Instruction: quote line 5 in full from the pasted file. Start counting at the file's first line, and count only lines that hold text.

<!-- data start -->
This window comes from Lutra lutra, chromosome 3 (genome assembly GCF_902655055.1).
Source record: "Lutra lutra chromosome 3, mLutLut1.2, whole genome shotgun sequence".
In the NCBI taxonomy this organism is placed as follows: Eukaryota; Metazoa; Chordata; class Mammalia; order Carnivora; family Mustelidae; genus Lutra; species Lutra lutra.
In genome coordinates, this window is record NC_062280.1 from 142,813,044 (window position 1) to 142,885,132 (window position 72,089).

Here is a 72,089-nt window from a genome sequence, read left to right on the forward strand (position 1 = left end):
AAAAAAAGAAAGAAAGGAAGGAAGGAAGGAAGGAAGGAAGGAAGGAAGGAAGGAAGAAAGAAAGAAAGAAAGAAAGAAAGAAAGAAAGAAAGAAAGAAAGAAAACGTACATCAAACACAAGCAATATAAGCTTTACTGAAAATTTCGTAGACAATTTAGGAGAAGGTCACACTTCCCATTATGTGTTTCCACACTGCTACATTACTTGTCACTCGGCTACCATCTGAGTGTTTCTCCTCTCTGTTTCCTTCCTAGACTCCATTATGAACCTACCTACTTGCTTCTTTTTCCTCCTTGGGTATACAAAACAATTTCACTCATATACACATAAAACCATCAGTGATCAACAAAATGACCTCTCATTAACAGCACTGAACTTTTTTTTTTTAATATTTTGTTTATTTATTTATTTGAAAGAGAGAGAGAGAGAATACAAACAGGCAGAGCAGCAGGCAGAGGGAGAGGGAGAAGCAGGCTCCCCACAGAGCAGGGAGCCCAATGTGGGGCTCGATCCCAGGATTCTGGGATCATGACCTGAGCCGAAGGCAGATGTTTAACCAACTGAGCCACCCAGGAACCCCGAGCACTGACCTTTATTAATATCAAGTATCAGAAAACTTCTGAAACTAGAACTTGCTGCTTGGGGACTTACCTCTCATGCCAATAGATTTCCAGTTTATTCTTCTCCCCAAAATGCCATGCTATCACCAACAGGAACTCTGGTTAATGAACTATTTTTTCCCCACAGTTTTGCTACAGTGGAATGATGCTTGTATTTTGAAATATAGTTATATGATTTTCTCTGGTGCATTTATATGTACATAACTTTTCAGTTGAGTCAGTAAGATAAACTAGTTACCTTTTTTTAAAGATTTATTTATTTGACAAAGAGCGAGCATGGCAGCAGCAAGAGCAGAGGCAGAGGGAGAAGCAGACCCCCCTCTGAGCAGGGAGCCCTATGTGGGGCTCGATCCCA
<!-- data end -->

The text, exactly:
Here is a 72,089-nt window from a genome sequence, read left to right on the forward strand (position 1 = left end):